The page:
He became the first driver in two decades to bookend the season in Victory Lane and just the sixth in USAC history, along with Parnelli Jones, Rich Vogler, Billy Boat, Jason Leffler and Tony Stewart, to pull off the feat. His 20th USAC midget win moved Thorson to 33rd on the all-time win list—tying A.J. Foyt.
After the season, Thorson moved to Broken Arrow, Oklahoma, with long-time girlfriend Shaylee Smith. While he still maintains a solid relationship with Malloy, logistically it made more sense to join a local team. Enter Dave Mac Motorsports.
“My girlfriend and I, we’re getting ready to set up our lives and eventually build a place to call home,” Thorson said. “The shop is right down the road—about eight minutes from me. It’s just an all-around better deal for me. I can work on my car during the week, drive to the race track on the weekends and not worry about missing work.
“Dave Mac (McIntosh) and everybody on this team are buddies of mine. I feel like I still have good relationships with the Trench Shoring guys. Jerome (Rodela) and Chris (Tramel) and Tom Malloy are great people. I was visiting with them yesterday. But being in Oklahoma, this makes more sense.”
McIntosh has experienced explosive growth from one car to seven over the past four years. As the organization has blossomed into another haven for Toyota development drivers, having a veteran like Thorson is a tremendous benefit to the team.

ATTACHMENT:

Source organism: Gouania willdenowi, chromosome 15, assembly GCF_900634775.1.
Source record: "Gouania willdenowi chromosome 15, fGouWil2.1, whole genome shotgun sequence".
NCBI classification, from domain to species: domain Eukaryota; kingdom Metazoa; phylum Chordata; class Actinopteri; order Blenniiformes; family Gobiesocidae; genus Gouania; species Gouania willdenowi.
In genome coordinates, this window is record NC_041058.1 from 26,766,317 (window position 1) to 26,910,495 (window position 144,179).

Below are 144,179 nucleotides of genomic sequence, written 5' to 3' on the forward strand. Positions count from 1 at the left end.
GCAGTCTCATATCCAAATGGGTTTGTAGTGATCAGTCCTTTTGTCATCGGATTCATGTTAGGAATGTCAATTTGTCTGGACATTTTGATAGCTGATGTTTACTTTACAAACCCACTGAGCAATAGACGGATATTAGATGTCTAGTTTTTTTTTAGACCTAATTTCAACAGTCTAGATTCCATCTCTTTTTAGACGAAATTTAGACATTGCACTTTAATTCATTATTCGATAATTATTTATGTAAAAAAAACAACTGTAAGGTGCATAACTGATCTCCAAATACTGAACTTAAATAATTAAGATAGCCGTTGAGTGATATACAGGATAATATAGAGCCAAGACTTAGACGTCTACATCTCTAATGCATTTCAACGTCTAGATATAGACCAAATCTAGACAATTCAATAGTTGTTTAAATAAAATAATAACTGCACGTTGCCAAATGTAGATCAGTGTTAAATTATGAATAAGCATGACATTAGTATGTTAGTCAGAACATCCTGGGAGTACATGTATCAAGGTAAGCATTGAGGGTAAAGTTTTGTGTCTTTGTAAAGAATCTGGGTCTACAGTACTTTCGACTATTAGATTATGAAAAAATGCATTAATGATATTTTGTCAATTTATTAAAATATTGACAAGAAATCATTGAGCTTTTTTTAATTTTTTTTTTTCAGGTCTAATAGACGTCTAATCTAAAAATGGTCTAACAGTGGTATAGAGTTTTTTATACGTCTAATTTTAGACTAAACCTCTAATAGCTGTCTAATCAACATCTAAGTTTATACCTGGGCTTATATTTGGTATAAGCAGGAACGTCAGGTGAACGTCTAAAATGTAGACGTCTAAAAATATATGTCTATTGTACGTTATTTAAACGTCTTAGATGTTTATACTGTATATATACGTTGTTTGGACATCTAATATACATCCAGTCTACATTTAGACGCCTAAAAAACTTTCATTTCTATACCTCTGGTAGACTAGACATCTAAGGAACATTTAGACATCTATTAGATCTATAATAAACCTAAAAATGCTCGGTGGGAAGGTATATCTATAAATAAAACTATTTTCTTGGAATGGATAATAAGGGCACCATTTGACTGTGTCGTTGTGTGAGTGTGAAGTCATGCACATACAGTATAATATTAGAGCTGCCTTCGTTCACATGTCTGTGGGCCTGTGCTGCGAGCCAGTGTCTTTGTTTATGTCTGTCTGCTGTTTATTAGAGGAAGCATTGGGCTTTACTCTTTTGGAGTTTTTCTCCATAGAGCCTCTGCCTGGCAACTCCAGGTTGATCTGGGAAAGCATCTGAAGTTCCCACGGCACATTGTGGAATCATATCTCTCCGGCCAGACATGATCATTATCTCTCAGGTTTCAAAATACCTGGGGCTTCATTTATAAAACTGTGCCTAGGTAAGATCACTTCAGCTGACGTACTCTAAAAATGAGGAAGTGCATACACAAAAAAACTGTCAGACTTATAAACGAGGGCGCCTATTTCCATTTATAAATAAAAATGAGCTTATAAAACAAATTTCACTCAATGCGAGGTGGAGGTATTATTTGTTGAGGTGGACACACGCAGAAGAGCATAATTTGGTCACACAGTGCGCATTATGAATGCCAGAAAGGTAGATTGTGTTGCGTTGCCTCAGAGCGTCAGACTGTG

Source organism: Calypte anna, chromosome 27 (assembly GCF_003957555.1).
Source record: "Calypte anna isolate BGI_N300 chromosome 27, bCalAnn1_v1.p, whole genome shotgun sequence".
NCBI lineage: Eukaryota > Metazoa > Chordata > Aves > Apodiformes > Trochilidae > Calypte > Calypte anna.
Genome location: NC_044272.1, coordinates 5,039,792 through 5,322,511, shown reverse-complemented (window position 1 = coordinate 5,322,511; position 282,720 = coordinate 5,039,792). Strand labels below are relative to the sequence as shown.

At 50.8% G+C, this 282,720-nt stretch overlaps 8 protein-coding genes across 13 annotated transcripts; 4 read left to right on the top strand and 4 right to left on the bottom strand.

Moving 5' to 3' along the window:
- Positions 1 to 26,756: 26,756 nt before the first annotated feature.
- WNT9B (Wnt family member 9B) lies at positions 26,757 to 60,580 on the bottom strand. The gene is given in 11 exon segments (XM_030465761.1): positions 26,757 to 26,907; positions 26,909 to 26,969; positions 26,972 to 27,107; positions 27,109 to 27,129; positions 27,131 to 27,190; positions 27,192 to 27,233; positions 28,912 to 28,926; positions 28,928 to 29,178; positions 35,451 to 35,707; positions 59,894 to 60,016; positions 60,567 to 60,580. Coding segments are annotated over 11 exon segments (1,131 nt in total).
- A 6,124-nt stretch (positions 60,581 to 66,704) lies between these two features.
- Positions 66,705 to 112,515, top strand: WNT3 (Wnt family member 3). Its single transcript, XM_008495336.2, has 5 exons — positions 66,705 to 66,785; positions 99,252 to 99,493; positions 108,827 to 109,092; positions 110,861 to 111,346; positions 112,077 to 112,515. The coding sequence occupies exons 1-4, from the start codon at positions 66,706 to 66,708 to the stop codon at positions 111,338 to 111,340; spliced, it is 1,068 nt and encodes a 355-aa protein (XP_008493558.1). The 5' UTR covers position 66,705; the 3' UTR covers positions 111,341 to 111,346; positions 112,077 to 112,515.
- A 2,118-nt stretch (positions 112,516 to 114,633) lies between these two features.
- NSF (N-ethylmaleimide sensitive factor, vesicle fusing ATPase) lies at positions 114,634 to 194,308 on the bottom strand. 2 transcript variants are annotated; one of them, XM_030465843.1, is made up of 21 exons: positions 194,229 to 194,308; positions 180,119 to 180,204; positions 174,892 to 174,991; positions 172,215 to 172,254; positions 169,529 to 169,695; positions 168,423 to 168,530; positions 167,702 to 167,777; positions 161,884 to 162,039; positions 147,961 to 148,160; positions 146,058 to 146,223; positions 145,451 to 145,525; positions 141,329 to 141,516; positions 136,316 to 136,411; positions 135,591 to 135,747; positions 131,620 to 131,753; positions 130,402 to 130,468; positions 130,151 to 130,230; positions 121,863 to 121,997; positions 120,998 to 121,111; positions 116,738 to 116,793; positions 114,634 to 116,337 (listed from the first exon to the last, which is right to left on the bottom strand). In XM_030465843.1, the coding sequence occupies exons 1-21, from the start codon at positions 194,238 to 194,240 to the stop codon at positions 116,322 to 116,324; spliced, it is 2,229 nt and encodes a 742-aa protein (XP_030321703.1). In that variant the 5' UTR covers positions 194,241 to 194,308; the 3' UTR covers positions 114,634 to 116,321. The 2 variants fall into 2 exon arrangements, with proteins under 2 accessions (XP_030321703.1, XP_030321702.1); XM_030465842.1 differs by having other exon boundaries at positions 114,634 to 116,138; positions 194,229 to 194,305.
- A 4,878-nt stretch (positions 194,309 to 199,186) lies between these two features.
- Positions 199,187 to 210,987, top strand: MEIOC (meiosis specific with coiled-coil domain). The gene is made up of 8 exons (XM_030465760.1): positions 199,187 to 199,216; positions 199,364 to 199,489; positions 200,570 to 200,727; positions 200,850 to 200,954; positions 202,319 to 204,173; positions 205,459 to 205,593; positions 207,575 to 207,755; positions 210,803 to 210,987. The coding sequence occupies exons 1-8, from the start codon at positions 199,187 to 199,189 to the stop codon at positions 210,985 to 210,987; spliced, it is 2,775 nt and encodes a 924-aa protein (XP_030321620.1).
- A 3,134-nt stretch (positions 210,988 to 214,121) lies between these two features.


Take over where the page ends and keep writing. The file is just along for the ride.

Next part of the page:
“He’s made us step our game up,” McIntosh said. “He’s helped take us to the next level. He’s exactly what we needed. We needed a guy who could give us feedback. We’ve worked with Tanner. He’s a good friend of mine. We’ve talked race cars for the last couple of years.
“But now, with him being in our camp, it has been a game-changer, in my opinion. It’s going to make everyone around him and our team better. That’s all you can ask for. We know Tanner is going to be good. I told him when we decided to go racing, ‘I know you’re good. I know you’re going to be great in our cars. I want you to help everyone else around you be better also.’ He was like, ‘Let’s do it.’ That’s exciting for me, and it has raised the excitement level on the team to an all-time high.”
Thorson is up for the challenge.
“I think there are little things I can help with,” Thorson said. “I like working with younger talent that is coming up, too. Like Dave said, I think it’s a good deal for both of us. I can rely on them. They can rely on me. And in the end, I can help with the kids and make them better.
“Dave and I are ready to race as much as we can together. If it works out, we’ll run every race and run for the championship. If not, we’ll run as much as we can and run for wins.”
For the last six years, Thorson has qualified for the A-Main. His best result was fourth in 2015, 2017 and 2018. What would it mean to out-duel the best drivers in racing for the Driller?
“I think it would be big for me,” Thorson said. “I’ve been racing against them for so long, and being able to beat them at other race tracks is big. And for this team, (laughs) it would be out of this ballpark. Just starting out—and not having the finishes they deserve—it would be huge for everybody just to see Victory Lane.”